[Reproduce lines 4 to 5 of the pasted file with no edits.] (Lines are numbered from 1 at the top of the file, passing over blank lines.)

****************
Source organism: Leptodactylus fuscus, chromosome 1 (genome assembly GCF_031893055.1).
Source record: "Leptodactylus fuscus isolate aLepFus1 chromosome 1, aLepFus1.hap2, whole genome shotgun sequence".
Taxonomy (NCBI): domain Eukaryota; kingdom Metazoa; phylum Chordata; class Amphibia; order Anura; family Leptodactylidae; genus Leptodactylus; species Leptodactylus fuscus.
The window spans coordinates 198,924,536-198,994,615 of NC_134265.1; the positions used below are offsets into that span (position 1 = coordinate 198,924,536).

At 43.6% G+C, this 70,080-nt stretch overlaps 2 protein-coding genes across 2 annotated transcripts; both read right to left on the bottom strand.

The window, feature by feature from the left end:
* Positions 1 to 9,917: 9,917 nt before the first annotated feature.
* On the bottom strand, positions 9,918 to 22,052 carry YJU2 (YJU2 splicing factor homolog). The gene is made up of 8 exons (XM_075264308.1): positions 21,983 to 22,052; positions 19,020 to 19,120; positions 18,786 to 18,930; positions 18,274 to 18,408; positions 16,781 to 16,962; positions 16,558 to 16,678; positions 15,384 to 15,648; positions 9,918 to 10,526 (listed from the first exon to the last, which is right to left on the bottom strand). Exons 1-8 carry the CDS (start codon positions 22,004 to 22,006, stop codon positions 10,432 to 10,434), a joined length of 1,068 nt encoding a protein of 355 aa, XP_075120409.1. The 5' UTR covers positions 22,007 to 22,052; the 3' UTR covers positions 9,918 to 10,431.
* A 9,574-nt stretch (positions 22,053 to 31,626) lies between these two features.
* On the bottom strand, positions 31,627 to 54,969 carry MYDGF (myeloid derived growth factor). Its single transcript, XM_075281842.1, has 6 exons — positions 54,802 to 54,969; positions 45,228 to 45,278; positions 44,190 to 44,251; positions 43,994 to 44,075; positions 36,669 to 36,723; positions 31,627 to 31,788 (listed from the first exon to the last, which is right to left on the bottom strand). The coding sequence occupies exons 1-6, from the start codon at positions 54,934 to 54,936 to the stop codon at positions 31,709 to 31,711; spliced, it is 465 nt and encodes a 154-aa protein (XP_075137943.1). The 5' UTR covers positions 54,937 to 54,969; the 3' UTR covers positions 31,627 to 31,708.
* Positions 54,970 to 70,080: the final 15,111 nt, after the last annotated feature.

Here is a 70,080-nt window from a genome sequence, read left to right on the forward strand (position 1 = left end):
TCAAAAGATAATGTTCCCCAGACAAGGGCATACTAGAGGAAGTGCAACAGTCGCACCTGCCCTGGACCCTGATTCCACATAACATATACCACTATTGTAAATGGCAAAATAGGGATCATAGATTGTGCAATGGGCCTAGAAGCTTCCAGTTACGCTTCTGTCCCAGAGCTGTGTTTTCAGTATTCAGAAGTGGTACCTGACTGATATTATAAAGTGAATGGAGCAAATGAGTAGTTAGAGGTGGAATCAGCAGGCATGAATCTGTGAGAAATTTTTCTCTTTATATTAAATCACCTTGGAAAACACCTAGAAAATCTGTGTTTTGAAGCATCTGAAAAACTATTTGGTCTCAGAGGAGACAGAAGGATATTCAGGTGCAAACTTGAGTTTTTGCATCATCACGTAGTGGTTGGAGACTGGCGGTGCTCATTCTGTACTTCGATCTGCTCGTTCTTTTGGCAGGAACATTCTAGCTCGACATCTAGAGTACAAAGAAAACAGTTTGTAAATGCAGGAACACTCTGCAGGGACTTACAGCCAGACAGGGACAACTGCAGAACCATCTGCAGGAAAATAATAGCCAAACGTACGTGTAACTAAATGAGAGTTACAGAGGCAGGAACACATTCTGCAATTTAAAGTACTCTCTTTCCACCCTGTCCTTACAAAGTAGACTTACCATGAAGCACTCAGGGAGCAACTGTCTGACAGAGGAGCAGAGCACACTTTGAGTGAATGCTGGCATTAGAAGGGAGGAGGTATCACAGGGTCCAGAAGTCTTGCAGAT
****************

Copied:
The window spans coordinates 198,924,536-198,994,615 of NC_134265.1; the positions used below are offsets into that span (position 1 = coordinate 198,924,536).

At 43.6% G+C, this 70,080-nt stretch overlaps 2 protein-coding genes across 2 annotated transcripts; both read right to left on the bottom strand.